A botched evidence dump in the Trayvon Martin case revealed that George Zimmerman struggled in both high school and college to maintain decent grades.
While earning high marks criminal litigation and criminal investigation, the former neighborhood watch volunteer earned abysmal grades in his high school math, science and Spanish classes – despite the fact that his mother is Peruvian.
According to transcripts released Thursday, Zimmerman received a C in a criminal justice class called “Evil Minds, Violent Predators,” but scored lower grades in Introduction to Criminal Justice and in a Juvenile Delinquency course at Seminole State College.
The accused killer was on academic probation at the time of shooting and was soon expelled from the school following the uproar after the killing.
Despite solid grades of an A in criminal litigation and a B in criminal investigation, Zimmerman’s grade point average was dragged down by terrible grades in his math and science classes, including a pair of Fs in two algebra classes.
Along with the release of his academic transcripts, the botched evidence dump included a photograph of the slain 17-year-old, the New York Daily News reported.
The tabloid added that it has chosen not to publish the post-mortem photo.
The evidence dump comes the same day as the announcement by Zimemrman’s lawyer that he plans to use Florida's "stand your ground" law to convince the court to drop second-degree murder charges against him.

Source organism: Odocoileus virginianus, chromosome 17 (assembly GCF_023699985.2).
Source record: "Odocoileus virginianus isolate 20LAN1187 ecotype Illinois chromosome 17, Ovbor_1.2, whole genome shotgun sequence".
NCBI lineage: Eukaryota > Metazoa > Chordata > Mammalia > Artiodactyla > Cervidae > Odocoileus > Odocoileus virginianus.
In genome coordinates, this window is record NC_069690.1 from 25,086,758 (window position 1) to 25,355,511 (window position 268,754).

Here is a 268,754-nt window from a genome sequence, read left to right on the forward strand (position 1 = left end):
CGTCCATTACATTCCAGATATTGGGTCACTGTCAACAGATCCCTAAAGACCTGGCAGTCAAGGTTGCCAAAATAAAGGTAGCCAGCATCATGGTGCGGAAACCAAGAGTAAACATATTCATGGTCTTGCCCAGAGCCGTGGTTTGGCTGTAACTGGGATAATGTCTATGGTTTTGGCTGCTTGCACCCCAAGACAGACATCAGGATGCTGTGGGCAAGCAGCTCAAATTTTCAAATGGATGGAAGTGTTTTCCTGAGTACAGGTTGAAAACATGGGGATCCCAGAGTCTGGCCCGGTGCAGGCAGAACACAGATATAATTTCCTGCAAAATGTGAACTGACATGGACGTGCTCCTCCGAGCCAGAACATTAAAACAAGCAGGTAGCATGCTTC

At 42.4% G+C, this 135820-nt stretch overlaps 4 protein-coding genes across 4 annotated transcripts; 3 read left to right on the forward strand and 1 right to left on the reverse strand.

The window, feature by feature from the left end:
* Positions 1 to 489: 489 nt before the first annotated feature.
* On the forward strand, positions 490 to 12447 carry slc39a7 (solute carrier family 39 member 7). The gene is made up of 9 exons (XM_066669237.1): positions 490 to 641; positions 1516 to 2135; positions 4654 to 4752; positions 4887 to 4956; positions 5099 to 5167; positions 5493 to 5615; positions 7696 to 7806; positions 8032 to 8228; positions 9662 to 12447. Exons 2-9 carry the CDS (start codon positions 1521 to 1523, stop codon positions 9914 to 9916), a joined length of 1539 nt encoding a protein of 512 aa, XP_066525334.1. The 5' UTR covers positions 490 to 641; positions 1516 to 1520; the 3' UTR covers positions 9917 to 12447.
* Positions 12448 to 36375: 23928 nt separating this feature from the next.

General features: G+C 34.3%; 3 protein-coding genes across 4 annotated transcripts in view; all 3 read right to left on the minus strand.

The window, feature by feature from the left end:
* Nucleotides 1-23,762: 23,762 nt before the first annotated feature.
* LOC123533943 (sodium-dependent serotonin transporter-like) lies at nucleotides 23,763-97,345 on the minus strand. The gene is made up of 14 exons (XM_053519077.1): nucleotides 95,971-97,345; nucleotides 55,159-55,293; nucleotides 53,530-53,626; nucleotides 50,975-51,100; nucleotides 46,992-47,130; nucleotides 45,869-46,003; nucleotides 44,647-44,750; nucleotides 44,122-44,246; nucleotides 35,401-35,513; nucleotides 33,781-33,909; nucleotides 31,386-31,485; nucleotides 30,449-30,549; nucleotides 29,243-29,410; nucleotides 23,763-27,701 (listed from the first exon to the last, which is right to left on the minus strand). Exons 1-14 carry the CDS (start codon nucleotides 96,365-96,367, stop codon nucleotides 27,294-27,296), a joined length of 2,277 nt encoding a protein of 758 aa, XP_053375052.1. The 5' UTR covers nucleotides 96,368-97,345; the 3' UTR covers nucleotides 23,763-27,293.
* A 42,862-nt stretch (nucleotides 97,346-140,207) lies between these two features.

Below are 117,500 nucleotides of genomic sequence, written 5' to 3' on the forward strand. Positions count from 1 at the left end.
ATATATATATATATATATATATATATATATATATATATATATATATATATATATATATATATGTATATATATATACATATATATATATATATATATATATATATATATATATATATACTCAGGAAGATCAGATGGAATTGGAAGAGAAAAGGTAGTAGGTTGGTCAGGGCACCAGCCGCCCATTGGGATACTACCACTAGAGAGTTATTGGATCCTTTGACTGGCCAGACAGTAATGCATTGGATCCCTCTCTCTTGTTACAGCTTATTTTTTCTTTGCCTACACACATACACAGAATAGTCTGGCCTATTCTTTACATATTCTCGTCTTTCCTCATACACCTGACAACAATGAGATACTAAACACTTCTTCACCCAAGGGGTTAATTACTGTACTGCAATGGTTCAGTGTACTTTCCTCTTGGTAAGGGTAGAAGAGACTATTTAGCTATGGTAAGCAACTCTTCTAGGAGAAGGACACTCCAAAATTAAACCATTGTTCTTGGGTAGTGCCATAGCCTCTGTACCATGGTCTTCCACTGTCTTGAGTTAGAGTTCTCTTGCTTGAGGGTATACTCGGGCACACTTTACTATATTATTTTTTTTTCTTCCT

The hearing to reconsider the charges, which likely won't take place for several months, will amount to a mini-trial involving much of the evidence collected by prosecutors as well as expert testimony from both sides. Although the posting did not say so, legal experts say it's likely that Zimmerman himself would testify since he is the sole survivor of the Feb. 26 confrontation.
"Most of the arguments, witnesses, experts and evidence that the defense would muster in a criminal trial will be presented in the 'stand your ground' hearing," said the statement posted on Zimmerman's official defense website.
Under the law, Circuit Judge Kenneth Lester can dismiss the charges if Zimmerman conclusively shows he fatally shot Martin because he "reasonably believed" he might be killed or suffer "great bodily harm" at the hands of the unarmed teenager. The law also says a person has no duty to retreat in the face of such a threat.
The Associated Press contributed reporting to this story.